Graham Charters wrote:
> I've just created the test case and reproduced the behaviour (I won't
> say "problem" because I think perhaps what we recommend today might be
> the real problem).  I tried something which I thought I'd already
> attempted and it worked.  So here's the explanation.
> 
> It seems having interfaces changes when the class gets defined.  We
> currently suggest the following code layout for a service
> implementation:
> 
> /* includes for anything the service impl requires */
> include 'stuff.php';
> 
> // this must be the last include
> include 'SCA/SCA.php';
> 
> class MyService {}
> 
> This all works fine.  SCA::initComponent(...) runs in the include of
> SCA.php and it tests for class_exists('MyService'); and finds that it
> does exist.
> 
> The problem comes when we add an interface, as shown below:
> 
> /* includes for anything the service impl requires */
> include 'stuff.php';
> 
> // this must be the last include
> include 'SCA/SCA.php';
> 
> interface MyServiceInterface {}
> 
> class MyService implements MyServiceInterface {}
> 
> In the above example, the test for class_exists('MyService') fails.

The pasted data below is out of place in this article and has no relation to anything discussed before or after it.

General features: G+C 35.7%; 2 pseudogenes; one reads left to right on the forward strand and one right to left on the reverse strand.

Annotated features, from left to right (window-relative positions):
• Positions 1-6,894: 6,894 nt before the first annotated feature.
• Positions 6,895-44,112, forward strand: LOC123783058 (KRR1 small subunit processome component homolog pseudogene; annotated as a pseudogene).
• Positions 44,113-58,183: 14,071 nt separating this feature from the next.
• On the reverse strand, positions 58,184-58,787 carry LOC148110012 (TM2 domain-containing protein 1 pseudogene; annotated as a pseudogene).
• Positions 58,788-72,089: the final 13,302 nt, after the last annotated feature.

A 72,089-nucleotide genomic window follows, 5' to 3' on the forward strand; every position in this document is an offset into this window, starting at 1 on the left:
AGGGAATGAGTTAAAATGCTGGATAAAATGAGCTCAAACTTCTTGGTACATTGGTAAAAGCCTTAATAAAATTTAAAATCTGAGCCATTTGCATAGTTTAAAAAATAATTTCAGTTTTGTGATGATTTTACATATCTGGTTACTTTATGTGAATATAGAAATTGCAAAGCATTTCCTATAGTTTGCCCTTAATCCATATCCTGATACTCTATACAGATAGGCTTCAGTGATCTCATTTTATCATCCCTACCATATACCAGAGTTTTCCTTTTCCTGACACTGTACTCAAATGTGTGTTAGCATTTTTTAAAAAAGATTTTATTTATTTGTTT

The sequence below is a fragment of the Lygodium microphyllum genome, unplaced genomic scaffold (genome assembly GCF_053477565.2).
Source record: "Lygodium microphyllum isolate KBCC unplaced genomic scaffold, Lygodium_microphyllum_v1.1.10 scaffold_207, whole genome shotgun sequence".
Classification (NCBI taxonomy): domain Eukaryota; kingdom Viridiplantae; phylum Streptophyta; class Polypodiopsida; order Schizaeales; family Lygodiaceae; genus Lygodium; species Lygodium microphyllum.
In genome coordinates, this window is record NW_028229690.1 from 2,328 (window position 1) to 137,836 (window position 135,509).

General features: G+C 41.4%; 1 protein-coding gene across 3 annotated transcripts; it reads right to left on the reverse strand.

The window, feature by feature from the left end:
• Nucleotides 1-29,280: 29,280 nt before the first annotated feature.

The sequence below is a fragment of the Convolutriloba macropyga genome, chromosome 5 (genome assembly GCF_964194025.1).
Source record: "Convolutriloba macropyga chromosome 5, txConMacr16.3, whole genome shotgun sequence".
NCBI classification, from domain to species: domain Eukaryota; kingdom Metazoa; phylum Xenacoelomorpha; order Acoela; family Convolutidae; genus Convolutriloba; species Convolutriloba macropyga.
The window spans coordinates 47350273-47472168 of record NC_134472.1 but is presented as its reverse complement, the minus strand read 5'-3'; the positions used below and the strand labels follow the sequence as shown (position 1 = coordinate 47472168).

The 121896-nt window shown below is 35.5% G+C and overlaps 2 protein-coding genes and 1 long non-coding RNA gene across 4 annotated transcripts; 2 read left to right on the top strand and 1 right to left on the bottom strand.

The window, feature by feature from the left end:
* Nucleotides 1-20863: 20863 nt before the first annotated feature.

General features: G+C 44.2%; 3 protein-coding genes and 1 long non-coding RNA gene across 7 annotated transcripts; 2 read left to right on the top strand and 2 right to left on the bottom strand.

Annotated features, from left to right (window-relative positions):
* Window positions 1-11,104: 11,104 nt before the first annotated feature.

> get_declared_classes() confirms it doesn't exist and
> get_declared_interfaces() shows that the interface does exist.  The
> simple/obvious fix, which I thought I'd tried last week, but clearly
> hadn't is to move the include after the class declaration, as follows:
> 
> /* includes for anything the service impl requires */
> include 'stuff.php';
> 
> interface MyServiceInterface {}
> 
> class MyService implements MyServiceInterface {}
> 
> // this must be the last include
> include 'SCA/SCA.php';

It's good that you've got this to work now.

Are you concluding that this is a "documentation error", and we should 
just modify the instructions and examples for how to include SCA?

I can't see an alternative. This is a consequence of the php internals 
design, in that a derived class (whether by extending a base class or 
implementing an interface) is not processed at compile-time. So

$my_foobar = new FooBar();
class FooBar {}

is fine. But

$my_bar = new Bar();
interface Foo {}
class Bar implements Foo {}

fails. You have to reorder it thus:

interface Foo {}
class Bar implements Foo {}
$my_bar = new Bar();

I can't see a way round this (other than to submit a patch for the 
engine :-) ) - there's no way to force Bar to processed at compile time.

You could go the other way though, and exploit this behaviour to force 
SCA to be deferred.


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